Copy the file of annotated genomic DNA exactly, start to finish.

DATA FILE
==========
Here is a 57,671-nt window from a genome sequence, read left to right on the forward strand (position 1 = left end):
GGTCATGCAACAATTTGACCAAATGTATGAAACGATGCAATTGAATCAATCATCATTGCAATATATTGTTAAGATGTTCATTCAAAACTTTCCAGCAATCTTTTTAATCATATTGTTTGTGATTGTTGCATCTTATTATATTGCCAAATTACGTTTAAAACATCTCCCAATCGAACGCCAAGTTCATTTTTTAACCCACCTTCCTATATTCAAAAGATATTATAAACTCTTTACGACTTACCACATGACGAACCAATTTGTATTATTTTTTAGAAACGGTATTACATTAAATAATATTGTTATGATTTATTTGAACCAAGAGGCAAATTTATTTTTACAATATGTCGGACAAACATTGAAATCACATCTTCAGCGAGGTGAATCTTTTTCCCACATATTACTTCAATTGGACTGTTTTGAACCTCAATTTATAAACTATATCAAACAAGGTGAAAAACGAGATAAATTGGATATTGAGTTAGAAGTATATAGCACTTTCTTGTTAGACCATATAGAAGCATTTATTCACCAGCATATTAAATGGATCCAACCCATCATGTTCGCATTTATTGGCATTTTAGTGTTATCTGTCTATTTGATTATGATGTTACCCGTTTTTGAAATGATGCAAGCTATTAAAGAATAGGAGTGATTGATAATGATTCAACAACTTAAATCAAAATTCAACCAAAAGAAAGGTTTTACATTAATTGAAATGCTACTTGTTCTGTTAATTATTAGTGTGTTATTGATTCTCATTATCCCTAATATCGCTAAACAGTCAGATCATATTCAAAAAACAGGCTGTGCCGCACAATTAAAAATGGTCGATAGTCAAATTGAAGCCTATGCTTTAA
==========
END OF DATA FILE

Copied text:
Here is a 57,671-nt window from a genome sequence, read left to right on the forward strand (position 1 = left end):
GGTCATGCAACAATTTGACCAAATGTATGAAACGATGCAATTGAATCAATCATCATTGCAATATATTGTTAAGATGTTCATTCAAAACTTTCCAGCAATCTTTTTAATCATATTGTTTGTGATTGTTGCATCTTATTATATTGCCAAATTACGTTTAAAACATCTCCCAATCGAACGCCAAGTTCATTTTTTAACCCACCTTCCTATATTCAAAAGATATTATAAACTCTTTACGACTTACCACATGACGAACCAATTTGTATTATTTTTTAGAAACGGTATTACATTAAATAATATTGTTATGATTTATTTGAACCAAGAGGCAAATTTATTTTTACAATATGTCGGACAAACATTGAAATCACATCTTCAGCGAGGTGAATCTTTTTCCCACATATTACTTCAATTGGACTGTTTTGAACCTCAATTTATAAACTATATCAAACAAGGTGAAAAACGAGATAAATTGGATATTGAGTTAGAAGTATATAGCACTTTCTTGTTAGACCATATAGAAGCATTTATTCACCAGCATATTAAATGGATCCAACCCATCATGTTCGCATTTATTGGCATTTTAGTGTTATCTGTCTATTTGATTATGATGTTACCCGTTTTTGAAATGATGCAAGCTATTAAAGAATAGGAGTGATTGATAATGATTCAACAACTTAAATCAAAATTCAACCAAAAGAAAGGTTTTACATTAATTGAAATGCTACTTGTTCTGTTAATTATTAGTGTGTTATTGATTCTCATTATCCCTAATATCGCTAAACAGTCAGATCATATTCAAAAAACAGGCTGTGCCGCACAATTAAAAATGGTCGATAGTCAAATTGAAGCCTATGCTTTAA